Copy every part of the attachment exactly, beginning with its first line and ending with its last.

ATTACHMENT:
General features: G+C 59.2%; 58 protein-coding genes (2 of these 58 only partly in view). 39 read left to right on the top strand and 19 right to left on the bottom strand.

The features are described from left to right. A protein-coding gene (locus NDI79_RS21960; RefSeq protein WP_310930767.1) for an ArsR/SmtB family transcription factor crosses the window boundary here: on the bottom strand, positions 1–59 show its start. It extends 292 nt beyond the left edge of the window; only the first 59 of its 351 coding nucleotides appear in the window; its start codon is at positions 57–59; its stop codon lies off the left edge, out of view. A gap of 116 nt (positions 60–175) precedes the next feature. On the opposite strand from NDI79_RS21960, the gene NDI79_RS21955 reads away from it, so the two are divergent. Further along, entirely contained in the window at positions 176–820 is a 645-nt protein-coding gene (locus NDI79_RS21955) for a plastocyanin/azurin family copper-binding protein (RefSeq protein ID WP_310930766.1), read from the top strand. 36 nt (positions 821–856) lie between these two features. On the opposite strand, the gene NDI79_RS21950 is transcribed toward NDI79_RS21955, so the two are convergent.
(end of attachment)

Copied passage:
General features: G+C 59.2%; 58 protein-coding genes (2 of these 58 only partly in view). 39 read left to right on the top strand and 19 right to left on the bottom strand.

The features are described from left to right. A protein-coding gene (locus NDI79_RS21960; RefSeq protein WP_310930767.1) for an ArsR/SmtB family transcription factor crosses the window boundary here: on the bottom strand, positions 1–59 show its start. It extends 292 nt beyond the left edge of the window; only the first 59 of its 351 coding nucleotides appear in the window; its start codon is at positions 57–59; its stop codon lies off the left edge, out of view. A gap of 116 nt (positions 60–175) precedes the next feature. On the opposite strand from NDI79_RS21960, the gene NDI79_RS21955 reads away from it, so the two are divergent. Further along, entirely contained in the window at positions 176–820 is a 645-nt protein-coding gene (locus NDI79_RS21955) for a plastocyanin/azurin family copper-binding protein (RefSeq protein ID WP_310930766.1), read from the top strand. 36 nt (positions 821–856) lie between these two features. On the opposite strand, the gene NDI79_RS21950 is transcribed toward NDI79_RS21955, so the two are convergent.